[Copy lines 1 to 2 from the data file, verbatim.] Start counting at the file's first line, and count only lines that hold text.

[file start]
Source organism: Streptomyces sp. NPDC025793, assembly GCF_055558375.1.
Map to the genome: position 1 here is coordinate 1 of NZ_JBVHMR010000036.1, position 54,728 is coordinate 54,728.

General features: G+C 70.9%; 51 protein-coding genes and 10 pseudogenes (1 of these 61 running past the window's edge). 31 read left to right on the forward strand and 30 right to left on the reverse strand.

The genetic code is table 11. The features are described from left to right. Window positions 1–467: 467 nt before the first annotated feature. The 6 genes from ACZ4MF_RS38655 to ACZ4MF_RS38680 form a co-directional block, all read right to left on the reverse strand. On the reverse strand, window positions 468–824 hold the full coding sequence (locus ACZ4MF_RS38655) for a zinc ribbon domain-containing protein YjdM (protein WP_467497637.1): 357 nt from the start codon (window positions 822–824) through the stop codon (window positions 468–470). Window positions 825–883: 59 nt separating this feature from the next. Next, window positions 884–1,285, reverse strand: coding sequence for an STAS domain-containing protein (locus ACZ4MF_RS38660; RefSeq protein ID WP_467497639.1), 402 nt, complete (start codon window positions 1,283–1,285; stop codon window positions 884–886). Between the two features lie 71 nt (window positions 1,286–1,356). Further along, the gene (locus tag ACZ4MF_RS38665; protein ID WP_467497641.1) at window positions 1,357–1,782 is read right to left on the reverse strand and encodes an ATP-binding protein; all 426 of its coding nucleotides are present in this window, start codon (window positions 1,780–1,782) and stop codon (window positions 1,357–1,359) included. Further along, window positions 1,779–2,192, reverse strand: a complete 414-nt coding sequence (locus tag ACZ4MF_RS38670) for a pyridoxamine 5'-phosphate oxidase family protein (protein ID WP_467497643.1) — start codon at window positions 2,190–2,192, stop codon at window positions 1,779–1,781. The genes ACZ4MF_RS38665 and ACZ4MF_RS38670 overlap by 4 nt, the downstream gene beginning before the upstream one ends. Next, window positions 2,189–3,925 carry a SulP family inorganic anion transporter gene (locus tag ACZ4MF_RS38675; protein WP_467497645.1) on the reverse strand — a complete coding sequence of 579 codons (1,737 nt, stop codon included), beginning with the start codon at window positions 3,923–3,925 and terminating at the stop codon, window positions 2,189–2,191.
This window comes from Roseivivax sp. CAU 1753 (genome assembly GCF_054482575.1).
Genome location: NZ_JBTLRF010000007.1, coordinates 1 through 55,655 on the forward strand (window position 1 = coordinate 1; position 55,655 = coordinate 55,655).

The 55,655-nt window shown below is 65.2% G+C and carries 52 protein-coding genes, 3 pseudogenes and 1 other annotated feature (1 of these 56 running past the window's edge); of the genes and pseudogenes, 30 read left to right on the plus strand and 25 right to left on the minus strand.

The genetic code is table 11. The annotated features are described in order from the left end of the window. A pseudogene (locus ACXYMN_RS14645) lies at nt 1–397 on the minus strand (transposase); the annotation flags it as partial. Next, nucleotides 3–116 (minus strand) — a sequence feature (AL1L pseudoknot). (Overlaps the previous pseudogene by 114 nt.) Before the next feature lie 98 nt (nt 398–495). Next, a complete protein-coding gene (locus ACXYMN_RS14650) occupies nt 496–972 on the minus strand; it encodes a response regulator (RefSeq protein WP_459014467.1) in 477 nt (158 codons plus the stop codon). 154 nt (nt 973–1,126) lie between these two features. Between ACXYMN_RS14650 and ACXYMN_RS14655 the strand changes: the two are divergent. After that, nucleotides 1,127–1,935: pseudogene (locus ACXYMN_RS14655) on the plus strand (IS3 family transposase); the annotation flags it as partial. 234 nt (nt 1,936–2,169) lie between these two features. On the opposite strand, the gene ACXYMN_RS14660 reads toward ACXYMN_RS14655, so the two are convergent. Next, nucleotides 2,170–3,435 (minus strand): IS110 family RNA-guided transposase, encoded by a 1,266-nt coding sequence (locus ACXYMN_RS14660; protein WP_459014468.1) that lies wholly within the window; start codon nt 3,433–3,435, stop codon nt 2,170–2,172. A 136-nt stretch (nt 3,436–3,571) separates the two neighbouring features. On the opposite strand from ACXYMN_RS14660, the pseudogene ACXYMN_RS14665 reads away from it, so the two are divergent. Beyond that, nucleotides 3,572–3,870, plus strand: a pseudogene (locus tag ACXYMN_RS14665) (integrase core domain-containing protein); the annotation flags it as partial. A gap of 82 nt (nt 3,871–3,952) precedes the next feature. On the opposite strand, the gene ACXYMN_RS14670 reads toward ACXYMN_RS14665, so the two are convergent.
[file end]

Source organism: Streptomyces sp. NPDC025793, assembly GCF_055558375.1.
Map to the genome: position 1 here is coordinate 1 of NZ_JBVHMR010000036.1, position 54,728 is coordinate 54,728.